Oiseaux rouges (Red Birds)

Max Ernst

Brühl, Germany, 1891 - Paris, France, 1976

In summer 1925, Max Ernst moved from Paris to a small town on the Atlantic coast, where he discovered the frottage process, from looking at the knots in the floorboards of his hotel room. Ernst rubbed a pencil in soft and regular strokes over a piece of paper laid over the surface, and began to uncover images that thus appeared in keeping with the Automatist theories of Surrealism, reducing to a minimum his conscious participation in the creation of the work. Oiseaux rouges (Red Birds) represented the next step in Ernst’s investigations into Surrealist methods, when, a year later in 1926, the artist discovered grattage, scraping still wet paint from a canvas that had been placed on a rough textured surface such as stones, shells, wood and so on. The results of his experimentation include some of the artist’s most representative series, such as those on forests or birds, Oiseaux rouges being from one of the latter.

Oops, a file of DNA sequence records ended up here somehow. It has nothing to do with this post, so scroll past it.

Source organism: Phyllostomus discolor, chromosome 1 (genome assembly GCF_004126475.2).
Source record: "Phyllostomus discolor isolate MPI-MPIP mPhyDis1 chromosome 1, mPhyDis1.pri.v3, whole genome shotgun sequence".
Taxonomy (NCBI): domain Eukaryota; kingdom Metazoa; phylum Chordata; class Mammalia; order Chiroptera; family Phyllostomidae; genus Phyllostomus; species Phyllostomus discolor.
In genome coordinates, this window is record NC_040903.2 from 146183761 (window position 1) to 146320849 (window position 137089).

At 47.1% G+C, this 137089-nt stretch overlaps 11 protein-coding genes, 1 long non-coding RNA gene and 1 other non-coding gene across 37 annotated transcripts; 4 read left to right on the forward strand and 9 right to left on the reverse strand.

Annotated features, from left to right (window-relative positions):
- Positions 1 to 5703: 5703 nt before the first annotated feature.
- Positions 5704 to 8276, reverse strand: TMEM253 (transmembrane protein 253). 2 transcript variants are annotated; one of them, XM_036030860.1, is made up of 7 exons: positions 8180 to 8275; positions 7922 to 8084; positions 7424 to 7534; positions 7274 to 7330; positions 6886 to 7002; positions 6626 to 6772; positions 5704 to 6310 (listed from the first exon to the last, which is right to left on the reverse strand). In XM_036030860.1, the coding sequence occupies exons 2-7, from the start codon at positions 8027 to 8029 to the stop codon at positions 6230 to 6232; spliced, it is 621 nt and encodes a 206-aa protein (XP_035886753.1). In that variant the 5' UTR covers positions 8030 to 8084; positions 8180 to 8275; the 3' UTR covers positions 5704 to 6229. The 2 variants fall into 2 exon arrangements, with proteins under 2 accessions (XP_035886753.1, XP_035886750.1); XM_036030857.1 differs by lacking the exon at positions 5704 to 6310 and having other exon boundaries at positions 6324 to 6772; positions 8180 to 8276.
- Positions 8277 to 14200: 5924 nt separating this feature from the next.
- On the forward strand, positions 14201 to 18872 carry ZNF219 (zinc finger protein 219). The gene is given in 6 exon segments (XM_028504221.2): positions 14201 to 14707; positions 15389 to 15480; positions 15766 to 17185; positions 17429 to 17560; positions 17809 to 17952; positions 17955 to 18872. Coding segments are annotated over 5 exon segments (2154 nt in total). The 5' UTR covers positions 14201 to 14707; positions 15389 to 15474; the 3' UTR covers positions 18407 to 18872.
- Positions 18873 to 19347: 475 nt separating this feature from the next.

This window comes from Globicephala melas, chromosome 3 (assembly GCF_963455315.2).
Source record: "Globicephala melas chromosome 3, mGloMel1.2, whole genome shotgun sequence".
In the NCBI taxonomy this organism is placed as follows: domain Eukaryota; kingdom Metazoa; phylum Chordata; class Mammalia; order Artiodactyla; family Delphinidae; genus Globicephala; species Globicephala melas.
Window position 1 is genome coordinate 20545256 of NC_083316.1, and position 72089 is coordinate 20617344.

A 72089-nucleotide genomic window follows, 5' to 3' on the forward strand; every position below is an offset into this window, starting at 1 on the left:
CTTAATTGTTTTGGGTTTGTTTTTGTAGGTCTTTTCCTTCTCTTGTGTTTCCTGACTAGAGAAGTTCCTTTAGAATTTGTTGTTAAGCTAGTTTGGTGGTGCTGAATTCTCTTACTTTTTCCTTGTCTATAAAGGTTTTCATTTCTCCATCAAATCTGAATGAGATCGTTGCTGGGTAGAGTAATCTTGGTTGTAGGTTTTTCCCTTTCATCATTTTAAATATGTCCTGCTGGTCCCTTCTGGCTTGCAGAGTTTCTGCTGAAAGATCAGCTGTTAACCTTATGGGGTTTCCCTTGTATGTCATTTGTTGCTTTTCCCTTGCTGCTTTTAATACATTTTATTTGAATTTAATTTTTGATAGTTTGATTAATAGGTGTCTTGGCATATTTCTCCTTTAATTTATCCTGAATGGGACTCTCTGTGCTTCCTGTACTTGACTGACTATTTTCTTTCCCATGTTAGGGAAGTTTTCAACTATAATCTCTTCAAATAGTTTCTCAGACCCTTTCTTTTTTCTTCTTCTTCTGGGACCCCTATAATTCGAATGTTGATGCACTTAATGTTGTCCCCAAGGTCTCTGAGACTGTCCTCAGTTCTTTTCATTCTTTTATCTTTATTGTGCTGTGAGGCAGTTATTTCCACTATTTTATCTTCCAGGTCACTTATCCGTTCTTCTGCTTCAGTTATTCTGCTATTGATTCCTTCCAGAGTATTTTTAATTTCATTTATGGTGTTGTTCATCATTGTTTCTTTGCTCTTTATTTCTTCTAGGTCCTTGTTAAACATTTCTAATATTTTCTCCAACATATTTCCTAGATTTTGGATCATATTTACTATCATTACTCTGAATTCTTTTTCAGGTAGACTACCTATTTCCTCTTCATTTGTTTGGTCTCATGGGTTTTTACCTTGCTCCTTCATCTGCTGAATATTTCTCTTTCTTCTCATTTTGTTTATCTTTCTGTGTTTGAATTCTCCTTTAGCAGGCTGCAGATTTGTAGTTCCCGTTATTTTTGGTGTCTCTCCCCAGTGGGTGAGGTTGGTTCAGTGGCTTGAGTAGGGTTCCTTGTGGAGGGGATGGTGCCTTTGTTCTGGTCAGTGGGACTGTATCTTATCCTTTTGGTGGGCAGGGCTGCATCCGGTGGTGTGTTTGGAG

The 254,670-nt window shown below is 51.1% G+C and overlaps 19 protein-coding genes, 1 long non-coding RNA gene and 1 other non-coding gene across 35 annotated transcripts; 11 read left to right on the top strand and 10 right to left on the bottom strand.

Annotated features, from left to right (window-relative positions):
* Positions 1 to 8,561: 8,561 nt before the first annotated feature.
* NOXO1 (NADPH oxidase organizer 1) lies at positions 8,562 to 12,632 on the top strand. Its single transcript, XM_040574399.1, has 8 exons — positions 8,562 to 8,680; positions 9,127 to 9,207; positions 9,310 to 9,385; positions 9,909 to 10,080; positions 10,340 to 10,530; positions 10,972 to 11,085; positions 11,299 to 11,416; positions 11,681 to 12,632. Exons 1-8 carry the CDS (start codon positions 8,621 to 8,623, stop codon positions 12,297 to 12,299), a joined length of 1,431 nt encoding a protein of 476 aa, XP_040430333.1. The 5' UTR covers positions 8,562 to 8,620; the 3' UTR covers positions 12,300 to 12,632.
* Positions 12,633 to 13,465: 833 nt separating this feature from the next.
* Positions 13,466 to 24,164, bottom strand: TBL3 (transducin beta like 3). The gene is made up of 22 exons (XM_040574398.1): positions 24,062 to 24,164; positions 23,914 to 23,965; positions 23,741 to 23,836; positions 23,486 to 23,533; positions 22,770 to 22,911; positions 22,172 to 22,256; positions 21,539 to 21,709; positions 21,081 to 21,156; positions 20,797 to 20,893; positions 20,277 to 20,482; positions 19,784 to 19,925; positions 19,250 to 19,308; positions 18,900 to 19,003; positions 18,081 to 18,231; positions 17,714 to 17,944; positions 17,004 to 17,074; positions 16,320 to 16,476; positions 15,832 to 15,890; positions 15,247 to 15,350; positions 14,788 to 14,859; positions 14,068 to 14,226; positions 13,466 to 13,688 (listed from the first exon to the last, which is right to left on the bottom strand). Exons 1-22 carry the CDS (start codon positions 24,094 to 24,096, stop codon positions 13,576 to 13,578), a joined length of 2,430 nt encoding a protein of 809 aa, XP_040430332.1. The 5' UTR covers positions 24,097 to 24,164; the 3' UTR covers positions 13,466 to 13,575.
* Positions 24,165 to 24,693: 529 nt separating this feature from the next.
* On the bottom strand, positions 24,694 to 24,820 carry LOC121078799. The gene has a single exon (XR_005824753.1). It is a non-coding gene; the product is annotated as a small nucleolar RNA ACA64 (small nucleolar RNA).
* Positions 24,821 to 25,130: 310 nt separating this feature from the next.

Paloma Esteban Leal